One of the late Jimmy Reid’s favourite maxims was that poor children were never so well fed as under war-time rationing. Everyone was guaranteed a minimum and maximum, rich and poor. The same principle applies to means-testing. The term acquired a bad name when identified with denying poor people means-tested National Assistance payments. It would have benefited from re-branding when applied to more recent debates around reduction of disadvantage.
In that context, means-testing should become the friend of the poor, rather than a trap to deny their needs. The alternative is “universalism” which means scarce resources are shared with those who need them least. So nothing much changes.
“Universalism” fits pseudo-progressive Scottish politics like a glove. It sounds like a high-minded principle which, in practice, does zero to close the gaps which characterise our society – attainment, aspiration, life expectancy or anything else. It is an illusion with which Scotland seems comfortable.
One conspicuous example is university education. The principal of Edinburgh University, Sir Peter Mathieson, has put his toe in dangerous waters by suggesting Scottish students from wealthy backgrounds who happily pay tuition fees to English universities might be allowed to do so in Scotland.
This was immediately ruled out by Humza Yousaf on the grounds that access to universities should “be based on the ability to learn, not the ability to pay”. Worryingly, it is possible Mr Yousaf actually believes that this piety reflects the reality in Scotland’s universities.
There are regiments of young Scots with the “ability to learn” being denied access to courses because the number of Scottish (non-fee paying) students is rigidly capped. Scottish universities accept 55 per cent of Scottish applicants, compared to an equivalent proportion of 74 per cent in (fee-paying) England.
These are distortions driven by the starting point of “free tuition”. Yet it is a myth that this protects even the most disadvantaged Scottish students from debt. There is a lot of data about which mix of loans, grants, fees and means-testing produces the most egalitarian outcomes. If that was what motivated us, rather than slogans, we would want to learn from them all.
In practice, “free tuition” means the Scottish Government pays universities a fraction of the actual costs. This deficit is balanced by taking fee-paying students from wherever they can get them, including England but, most lucratively, by the plane-load from China. How this accords with “the ability to learn, not the ability to pay” is unclear.
Holyrood’s education committee has warned that higher education is “structurally reliant on international fees, with this source of revenue forecast to overtake Scottish Government funding as a percentage of total income in 2023-24”. It can’t go on like this without limiting opportunities for more young Scots.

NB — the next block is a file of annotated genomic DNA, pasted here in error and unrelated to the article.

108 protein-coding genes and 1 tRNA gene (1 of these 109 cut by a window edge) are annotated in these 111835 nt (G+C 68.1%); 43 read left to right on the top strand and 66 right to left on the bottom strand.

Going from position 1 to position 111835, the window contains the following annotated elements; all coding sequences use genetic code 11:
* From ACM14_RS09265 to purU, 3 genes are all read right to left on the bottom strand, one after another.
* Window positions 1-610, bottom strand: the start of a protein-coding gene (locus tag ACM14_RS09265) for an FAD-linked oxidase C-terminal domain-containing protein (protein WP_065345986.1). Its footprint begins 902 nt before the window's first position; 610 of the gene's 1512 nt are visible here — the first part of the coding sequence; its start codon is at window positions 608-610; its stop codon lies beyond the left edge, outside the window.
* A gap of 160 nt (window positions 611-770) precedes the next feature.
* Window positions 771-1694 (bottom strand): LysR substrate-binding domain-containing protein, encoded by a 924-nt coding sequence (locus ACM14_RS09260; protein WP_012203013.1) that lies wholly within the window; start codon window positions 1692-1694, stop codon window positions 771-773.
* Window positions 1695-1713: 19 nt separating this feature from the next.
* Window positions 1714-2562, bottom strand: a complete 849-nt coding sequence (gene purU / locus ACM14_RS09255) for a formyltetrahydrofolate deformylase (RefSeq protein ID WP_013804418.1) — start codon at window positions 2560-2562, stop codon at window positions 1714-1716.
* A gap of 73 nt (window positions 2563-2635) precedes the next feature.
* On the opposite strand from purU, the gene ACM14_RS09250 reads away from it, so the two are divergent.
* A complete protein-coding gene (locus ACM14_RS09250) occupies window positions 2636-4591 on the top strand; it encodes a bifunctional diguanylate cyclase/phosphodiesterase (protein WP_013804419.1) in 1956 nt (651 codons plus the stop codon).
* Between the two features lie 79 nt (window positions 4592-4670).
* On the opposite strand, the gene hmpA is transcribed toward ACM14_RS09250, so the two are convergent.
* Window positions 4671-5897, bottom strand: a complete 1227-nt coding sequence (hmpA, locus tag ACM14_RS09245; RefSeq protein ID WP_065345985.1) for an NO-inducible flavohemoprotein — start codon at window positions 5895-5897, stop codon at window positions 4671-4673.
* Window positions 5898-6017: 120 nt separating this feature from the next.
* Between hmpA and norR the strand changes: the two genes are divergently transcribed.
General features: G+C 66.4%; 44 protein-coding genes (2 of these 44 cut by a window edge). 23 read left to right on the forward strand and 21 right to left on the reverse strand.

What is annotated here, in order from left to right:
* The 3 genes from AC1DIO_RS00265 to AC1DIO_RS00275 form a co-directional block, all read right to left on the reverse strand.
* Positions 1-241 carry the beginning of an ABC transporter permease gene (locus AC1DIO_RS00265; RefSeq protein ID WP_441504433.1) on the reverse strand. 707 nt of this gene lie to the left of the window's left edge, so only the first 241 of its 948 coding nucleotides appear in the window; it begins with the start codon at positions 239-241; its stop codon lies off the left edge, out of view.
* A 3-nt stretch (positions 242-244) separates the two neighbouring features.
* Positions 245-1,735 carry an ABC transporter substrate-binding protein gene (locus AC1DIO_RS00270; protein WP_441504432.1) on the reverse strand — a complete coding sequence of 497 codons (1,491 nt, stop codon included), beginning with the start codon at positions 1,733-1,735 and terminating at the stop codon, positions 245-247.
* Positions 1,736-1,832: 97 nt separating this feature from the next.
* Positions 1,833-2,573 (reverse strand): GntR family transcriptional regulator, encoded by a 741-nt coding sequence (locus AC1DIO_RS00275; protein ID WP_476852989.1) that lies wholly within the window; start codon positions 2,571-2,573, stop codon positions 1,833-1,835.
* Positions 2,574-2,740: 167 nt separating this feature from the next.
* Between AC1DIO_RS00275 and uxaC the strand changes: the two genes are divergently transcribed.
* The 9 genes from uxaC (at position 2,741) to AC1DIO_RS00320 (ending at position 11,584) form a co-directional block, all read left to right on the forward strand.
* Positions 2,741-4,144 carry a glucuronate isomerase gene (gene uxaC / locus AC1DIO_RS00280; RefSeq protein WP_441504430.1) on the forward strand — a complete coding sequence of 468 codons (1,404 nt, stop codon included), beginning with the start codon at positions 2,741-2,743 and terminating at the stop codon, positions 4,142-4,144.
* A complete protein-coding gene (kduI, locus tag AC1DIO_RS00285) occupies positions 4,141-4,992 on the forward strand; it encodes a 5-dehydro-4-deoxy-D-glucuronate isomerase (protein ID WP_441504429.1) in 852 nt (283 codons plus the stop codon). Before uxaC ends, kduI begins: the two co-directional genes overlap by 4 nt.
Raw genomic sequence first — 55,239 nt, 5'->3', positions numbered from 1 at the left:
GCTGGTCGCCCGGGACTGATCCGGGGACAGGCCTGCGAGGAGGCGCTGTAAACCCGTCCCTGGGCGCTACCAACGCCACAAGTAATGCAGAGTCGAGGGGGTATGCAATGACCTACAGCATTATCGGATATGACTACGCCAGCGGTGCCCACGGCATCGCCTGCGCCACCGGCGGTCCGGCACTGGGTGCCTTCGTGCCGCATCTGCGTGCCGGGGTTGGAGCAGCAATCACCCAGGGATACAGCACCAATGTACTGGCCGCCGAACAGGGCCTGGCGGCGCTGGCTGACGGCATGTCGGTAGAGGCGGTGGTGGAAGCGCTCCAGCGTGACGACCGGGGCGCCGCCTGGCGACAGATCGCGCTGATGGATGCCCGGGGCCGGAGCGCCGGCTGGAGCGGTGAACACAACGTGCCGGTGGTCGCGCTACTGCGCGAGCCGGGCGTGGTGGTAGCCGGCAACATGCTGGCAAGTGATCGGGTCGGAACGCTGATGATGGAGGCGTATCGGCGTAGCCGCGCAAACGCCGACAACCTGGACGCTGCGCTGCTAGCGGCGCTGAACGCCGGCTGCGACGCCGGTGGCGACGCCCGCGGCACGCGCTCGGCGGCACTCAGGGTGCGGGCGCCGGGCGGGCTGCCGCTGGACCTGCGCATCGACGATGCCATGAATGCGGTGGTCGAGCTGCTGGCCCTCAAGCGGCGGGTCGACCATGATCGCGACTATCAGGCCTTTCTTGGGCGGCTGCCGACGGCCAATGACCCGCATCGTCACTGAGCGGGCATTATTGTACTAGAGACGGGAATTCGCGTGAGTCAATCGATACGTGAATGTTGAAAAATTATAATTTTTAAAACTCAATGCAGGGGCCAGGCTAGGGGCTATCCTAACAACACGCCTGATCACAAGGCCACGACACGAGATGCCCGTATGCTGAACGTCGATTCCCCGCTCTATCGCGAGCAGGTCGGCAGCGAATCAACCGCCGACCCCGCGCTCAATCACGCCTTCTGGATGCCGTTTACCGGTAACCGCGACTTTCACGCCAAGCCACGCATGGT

I would argue the only true key to equalising opportunity lies in a sustained commitment to early intervention which would gradually expand the building blocks of literacy and numeracy. Without addressing that societal challenge for deep-rooted change, adjustments thereafter are mainly cosmetic – but that is a wider debate.
The most urgent point is made by Universities Scotland which says: “The Scottish Government needs a plan for universities, staff and students. It cannot keep expecting to have world-class universities on the cheap.” But it does.
There is no perfect, principled answer to how higher education is funded, though the façade of “universalism” is certainly not delivering sustainable outcomes. The mantra of “no tuition fees plus loans” should be weighed against other models, based on experience and comparison. Alas, that debate won’t happen in Scotland.
The last politician who tried was Johann Lamont, when Scottish Labour leader. For her trouble, she was brutally misrepresented by one Nicola Sturgeon, who managed to persuade the poor, whose children will never see the inside of a university, that “means-testing” was a threat rather than a redistributive device to benefit their own families.
No Scottish politician has gone near the subject since, nor is likely to. Capping potential for increasing numbers of young Scots, gross over-dependence on foreign wealth and serious underfunding will continue as our “progressive” model. Until one day, the bubble bursts or the planes stop delivering.